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November 02, 2005


It bothered me then, and it bothers me now. Elections come and go, but this guy has put a hurt on America that will last.

Did anyone miss the symbolism of this?

Saddam was our biggest enemy, so we took over his jail and ran it as badly as he did.

The Soviet Union was our biggest enemy, so we took over their jail, and are running it worse than they did.

What's next? A terrorist jail in Vietnam?

Even as we express our horror, we become habituated to the reality that this is us.

emptywheel: my exact thought. This is slightly different than Abu Ghraib in that it's almost certainly not a prison with much symbolic meaning for the people there and the society from which they come. But geeze, how many ex-dictatorships' infrastructure do we have to use?

It's a good think that Auschwitz is occupied as a museum and Treblinka, Sobibor, Majdanek, Chelmo and Belzec were destroyed. Lets at least hope that the gate of the prison isn't emblazoned with the phrase "Arbeit Macht Frei."

Perhaps, perhaps not. The prisons I'm most familiar with from the Communist era (the Czech ones) are in urban places. But Poland (which is a much more likely location for this prison anyway, either there or Bulgaria) had some illustrious people imprisoned in fairly remote locations that would be perfect locations for the US' secret dungeon.

I wonder what Dick Durbin thought when he read that article.

I wonder what John McCain thought of what Harry Reid and Dick Durbin did yesterda when he read that article.

Secret prison? Secret session. Easy as pie, John. Just find a friend to second you.

"Some will say that secret prisoners in secret prisons in secret places are better than the alternative that was discussed and discarded: whacking al Qaeda leaders in a campaign of assassination. "

Just what do you think happens when it is decided that someone no longer needs to be detained in a secret prison? I can't see them being released, and I can't see them being allowed to take up space.

"Some will say that secret prisoners in secret prisons in secret places are better than the alternative that was discussed and discarded: whacking al Qaeda leaders in a campaign of assassination."

I don't know that the "secret prisoners" would agree. The conditions in secret prisons are certain to be worse than the conditions in semi-secret prisons such as GITMO. Here is the headline for a recent WAsh. Post story: "Guantanamo Desperation Seen in Suicide Attempts."

When men and women named Bush, Rumsfeld, Rove, Rice, Cheney and Wolfowitz want a prison and you know it will be some ex-wwii ss prison, because is it ever really ex. Is it my imagination or do most of them have german surnames?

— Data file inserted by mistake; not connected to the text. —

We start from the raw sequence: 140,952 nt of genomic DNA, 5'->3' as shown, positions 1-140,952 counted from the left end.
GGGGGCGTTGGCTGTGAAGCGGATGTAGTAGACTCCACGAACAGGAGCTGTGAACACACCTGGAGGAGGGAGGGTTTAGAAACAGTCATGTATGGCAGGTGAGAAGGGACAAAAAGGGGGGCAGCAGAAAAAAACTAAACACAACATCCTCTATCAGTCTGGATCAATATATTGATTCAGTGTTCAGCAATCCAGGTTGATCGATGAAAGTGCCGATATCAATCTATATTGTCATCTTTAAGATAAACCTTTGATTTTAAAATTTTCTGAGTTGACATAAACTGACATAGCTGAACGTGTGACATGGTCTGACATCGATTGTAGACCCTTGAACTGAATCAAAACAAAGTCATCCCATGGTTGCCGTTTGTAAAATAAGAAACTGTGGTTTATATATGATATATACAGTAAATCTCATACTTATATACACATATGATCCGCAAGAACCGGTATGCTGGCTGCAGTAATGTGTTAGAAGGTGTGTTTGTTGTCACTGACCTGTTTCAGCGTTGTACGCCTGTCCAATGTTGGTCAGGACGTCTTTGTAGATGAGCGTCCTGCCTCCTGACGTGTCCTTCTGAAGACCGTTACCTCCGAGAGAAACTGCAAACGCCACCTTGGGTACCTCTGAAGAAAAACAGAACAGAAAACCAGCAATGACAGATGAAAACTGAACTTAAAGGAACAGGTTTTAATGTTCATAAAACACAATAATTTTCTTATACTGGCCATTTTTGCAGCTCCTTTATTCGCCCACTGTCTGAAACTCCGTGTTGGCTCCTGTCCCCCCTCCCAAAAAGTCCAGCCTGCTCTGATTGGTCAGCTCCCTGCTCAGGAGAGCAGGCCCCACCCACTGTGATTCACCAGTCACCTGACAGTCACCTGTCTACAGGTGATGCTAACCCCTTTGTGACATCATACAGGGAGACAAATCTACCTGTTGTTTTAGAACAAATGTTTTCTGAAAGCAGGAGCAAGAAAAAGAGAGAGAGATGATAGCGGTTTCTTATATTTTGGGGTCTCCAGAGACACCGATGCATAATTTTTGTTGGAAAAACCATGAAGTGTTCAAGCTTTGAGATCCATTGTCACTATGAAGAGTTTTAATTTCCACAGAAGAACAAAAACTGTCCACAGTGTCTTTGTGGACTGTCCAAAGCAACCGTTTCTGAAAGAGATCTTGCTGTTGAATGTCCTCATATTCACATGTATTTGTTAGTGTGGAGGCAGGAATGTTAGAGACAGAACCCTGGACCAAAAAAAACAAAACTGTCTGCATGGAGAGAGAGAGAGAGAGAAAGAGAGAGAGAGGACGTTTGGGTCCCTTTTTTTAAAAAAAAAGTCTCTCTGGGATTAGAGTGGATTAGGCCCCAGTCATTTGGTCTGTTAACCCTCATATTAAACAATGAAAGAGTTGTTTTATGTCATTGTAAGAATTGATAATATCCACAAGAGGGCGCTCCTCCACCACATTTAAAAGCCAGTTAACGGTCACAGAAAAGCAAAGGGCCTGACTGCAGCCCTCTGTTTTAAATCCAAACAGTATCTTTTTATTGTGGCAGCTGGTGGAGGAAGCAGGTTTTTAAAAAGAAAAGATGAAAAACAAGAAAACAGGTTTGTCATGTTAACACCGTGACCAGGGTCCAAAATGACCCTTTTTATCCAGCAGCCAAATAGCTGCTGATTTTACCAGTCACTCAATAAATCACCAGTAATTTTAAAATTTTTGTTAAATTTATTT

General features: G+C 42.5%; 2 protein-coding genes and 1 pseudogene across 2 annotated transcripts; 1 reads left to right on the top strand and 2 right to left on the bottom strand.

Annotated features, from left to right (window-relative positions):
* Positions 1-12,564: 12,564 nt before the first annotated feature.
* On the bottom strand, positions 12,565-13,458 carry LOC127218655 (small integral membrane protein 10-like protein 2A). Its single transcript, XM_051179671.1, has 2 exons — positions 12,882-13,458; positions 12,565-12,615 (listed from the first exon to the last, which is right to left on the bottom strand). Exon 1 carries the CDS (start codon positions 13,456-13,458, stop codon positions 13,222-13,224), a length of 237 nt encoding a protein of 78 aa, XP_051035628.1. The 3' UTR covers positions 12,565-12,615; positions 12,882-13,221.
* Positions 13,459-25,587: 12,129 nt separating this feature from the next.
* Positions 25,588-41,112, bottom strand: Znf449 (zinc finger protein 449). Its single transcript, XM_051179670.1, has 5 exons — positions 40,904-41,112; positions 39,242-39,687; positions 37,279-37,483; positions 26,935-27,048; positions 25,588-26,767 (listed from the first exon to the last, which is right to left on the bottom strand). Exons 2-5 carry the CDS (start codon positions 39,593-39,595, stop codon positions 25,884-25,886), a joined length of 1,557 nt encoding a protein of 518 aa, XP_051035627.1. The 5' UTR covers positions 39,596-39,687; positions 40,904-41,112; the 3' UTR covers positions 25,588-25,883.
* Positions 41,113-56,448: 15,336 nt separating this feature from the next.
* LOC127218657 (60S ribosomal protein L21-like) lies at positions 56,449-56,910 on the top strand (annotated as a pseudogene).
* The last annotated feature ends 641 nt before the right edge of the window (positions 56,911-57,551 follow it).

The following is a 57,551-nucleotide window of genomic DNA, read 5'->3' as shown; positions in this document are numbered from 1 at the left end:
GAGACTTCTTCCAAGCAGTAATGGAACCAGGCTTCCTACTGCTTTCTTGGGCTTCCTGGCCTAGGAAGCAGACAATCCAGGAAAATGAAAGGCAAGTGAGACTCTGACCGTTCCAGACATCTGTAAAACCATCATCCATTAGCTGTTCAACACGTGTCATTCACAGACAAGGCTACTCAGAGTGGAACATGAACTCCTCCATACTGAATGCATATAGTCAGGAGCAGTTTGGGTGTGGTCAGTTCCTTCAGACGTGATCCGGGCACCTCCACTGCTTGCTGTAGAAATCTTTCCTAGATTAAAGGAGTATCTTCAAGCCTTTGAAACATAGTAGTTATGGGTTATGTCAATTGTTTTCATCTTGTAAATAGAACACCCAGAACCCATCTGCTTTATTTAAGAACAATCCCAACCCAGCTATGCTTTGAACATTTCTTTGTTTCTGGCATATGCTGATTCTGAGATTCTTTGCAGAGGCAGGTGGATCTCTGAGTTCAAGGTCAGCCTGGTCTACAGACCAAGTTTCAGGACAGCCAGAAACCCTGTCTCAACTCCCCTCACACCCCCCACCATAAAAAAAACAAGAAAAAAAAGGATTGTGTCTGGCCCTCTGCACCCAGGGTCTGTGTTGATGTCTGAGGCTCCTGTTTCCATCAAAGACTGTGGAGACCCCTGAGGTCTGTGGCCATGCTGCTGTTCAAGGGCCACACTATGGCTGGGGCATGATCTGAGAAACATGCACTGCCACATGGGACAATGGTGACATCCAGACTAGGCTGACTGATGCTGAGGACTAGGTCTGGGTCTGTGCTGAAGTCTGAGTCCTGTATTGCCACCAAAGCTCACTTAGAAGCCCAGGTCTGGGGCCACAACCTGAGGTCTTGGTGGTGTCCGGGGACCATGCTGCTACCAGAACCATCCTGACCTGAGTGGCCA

Also the Washington Post refused to name the East European countries because the military (US) asked them not too. Again newspapers show us that they do not print for us, John Q.

The neocons think they're Jack Nicholson in A Few Good Men.

One of the saddest aspects of this is the Bush criminalization of our military. Just the thought that if my children were younger, one, or more, of them could be a guard, a torturer, a gestapo in one of these hellholes.

At some point, the rest of the world has to tell the Bush administration -- enough! Smarten up! Not only are you dragging your own country into the mother of all quagmires, but you are dragging your allies into this mess as well.

Follow the aircraft and not the money!
Both the UK Independent and Times are reporting that the secret prisons are most likely located in Poland and Roumania. From the Independent:
The Bush administration has been accused of operating secret detention facilities beyond the reach of the law and outside official oversight at bases in two eastern European countries. The facilities - said to be located in Poland and Romania - are part of a larger "gulag" used by the US to hold prisoners seized in the so-called war on terror.
Using the flight logs of a plane used by the CIA for transporting prisoners and other unspecified information, a leading human rights group said it believed the facilities were located in the two former Soviet bloc countries and first used in 2003.
Tom Malinowski of Human Rights Watch told The Independent: "These are the areas we are highly confident about, based on the flights logs and other information we have."
The investigation by the New York-based group has focused on the logs of a Boeing 757 jet with the tailgate marker N313P. This plane has been widely identified as being used by the CIA for the transportation and "renditioning" of terror suspects outside the US. Until recently, it was registered to a Massachusetts-based company believed to be a front for the CIA.
Using this data Human Rights Watch discovered that, in September 2003, it flew directly from Kabul to Szymany airport, near the remote Polish town of Szczytno, north of Warsaw, home to a training facility for the Polish intelligence service.
From there, the plane flew directly to Mihail Kogalniceanu air base, close to the Romanian city of Constanta on the Black Sea coast. The Pentagon is involved in negotiations to take over the airbase's operation. Throughout 2004, the plane made a number of other visits to Kogalniceanu, on which the US has spent at least $3m upgrading facilities in preparation for taking it over.

The Independent also has a 'puff piece' about Poland and Roumania entitled "Former Soviet satellites look to US as a role model." The problem is they seem to have adopted some of the worst parts of the model.

The Times site sometimes charges for non-UK users.Also posted in the comments at Kos.

Human Rights Watch says the prisons are probably in Poland and Romania, at a minimum.

Sorry -- hadn't refreshed before commenting, so missed blowback's update.

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